Covering Bihars wedding of the year.

BY Ajai Kumar| IN Media Practice | 06/06/2002
Covering Bihars wedding of the year

Covering Bihars wedding of the year.

 

The focus of all these newspapers were the costly pandal, delicious foods and the cooks brought from different cities. They were less concerned about the expenditure incurred by this gala event.

 

Ajay Kumar, Bihar Times

 

"I haven`t seen any newspaper in my life time carrying such an insignificant news report as the headlines. so what if Laloo`s daughter gets married? So what`s great in that. I can`t understand the logic behind making this news report an important item. Because of these kinds of publicity people like Laloo show off. Shame on you, Editor, who ever you are.."

 

This was one of the comments posted on The Times of India website and there were more of the same kind. . It was really very difficult to digest the kind of news selected for the headlines in a prestigious daily. When the danger of war was looming over the country, how can any responsible media afford to spare its valuable space for describing the quality of food served at the wedding dinner, or to describe the political who`s-who who graced this occasion, along with a bunch of film stars. The Times of India took the lead in posting a lot of stories related to the wedding of Rohini Achraya, daughter of Chief Minister Rabri Devi and Laloo Yadav.

The media hype created by the Times of India was comparable to some local Hindi newspapers published from Patna such as the Hindustan and Dainik Jagran which virtually turned over their front pages for days to this event. The focus of all these newspapers were the costly pandal, delicious foods and the cooks brought from different cities. Some newspapers went to describe this marriage as a royal marriage, comparable to that of any princess. The newspapers were full of coloured photographs right from haldi kalash to Bidai. Stories were also published on the landau(buggy) that was donated to Bihar police by the Maharaja of the Dumraon estate.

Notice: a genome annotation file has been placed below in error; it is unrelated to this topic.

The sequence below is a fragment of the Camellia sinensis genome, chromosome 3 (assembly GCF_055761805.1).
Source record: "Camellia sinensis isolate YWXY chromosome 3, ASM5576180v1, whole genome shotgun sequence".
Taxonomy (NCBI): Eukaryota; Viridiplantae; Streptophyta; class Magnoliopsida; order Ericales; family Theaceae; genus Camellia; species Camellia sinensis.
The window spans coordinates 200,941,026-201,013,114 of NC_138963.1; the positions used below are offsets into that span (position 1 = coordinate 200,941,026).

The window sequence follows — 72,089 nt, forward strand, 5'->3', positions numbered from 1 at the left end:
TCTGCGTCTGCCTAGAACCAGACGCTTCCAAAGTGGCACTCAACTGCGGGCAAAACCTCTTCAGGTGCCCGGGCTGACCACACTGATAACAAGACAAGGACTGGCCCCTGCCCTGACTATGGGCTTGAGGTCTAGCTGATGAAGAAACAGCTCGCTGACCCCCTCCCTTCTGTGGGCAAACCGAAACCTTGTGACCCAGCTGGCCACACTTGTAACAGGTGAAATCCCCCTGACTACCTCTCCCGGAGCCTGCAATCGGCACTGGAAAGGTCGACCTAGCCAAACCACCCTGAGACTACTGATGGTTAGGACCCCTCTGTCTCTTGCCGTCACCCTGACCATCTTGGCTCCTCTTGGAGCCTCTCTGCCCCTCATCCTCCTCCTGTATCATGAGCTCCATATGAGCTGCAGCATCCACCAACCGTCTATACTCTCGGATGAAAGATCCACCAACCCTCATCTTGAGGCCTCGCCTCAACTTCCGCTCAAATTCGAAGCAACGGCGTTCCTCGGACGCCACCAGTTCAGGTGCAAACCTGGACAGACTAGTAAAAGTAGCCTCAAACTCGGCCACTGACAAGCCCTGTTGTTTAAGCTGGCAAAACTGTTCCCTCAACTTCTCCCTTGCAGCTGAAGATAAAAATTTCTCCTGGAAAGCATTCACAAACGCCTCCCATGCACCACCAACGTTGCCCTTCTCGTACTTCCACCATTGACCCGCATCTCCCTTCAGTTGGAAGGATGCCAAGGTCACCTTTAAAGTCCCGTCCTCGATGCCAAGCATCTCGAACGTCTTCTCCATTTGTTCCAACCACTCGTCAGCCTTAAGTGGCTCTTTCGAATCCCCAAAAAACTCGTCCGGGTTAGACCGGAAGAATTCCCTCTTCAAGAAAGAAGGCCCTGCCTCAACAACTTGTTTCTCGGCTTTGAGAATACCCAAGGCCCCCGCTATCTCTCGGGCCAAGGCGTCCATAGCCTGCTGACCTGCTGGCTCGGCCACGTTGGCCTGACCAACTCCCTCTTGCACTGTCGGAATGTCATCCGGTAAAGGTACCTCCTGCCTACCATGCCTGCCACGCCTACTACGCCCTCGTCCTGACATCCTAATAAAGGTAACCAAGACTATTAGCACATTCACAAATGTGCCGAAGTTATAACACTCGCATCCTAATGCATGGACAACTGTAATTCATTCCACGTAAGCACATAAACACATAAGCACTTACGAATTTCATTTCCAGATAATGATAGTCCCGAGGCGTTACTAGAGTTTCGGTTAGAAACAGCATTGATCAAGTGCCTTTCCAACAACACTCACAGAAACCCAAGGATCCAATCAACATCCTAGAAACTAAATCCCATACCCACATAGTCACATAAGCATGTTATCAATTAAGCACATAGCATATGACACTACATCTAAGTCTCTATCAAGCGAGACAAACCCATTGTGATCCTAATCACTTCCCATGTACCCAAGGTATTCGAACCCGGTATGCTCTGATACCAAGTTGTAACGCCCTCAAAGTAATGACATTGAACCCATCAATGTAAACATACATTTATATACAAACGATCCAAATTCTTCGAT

They were less concerned about the expenditure incurred by this gala event. Even a rough estimate would indicate that it would have been in the range of Rs 10 to 15 crores. Who paid for the special chartered plane for politicians from almost every political party to attend this function? Though some newspapers did stories on how politicians forceably took away more than 60 brand new cars of latest model of Maruti, Hyundai or Indica, A lot more questions could have been asked.

Laloo Yadav is a master politician who knows the art of remaining in the media limelight for whatever reason. It has to be decided by the media that governance and polity is a serious thing. It`s not a street chhap nautanki show to entertain people. Unfortunately some section of the media have made Laloo a saleable commodity. Recently, in a seminar on the role of media in Patna, the resident editor of the Times of India publicly claimed that Laloo is his necessity. He cannot afford to ignore him otherwise his news paper will be treated like "EPW(Economic and Political Weekly) or Mainstream." (Serious academic journals).

Certainly the media has to look beyond Laloo. It is s not true that only Laloo makes news in Bihar. The state is very vibrant, culturally rich and a lot of social churning is taking place. Many new experiments are taking

Subscribe To The Newsletter

Moneycontrol.com  says that  HT Media has reported a drop of 86 percent in its net profit for the June quarter to Rs 5.8 crore against Rs 41.5 crore reported by the firm during the same quarter of last year.  In May this year however  HT Media had reported over a two-fold increase in consolidated net profit  over the previous quarter, according to TOI.                     

Journalists in Kashmir are up in arms over the summons issued by the National Investigation Agency (NIA) to Kashmir Observer journalist Aqib Javed Hakim, for his interview with jailed separatist leader Asiya Andrabi in January. This amounted to intimidation and harassment, a joint statement of the Kashmir Working Journalist Association (KWJA) and Kashmir Journalist Association said, adding that, in the Kamran Yousuf case, the NIA had tried to define journalism by its own skewed standards.                           

View More
Announcement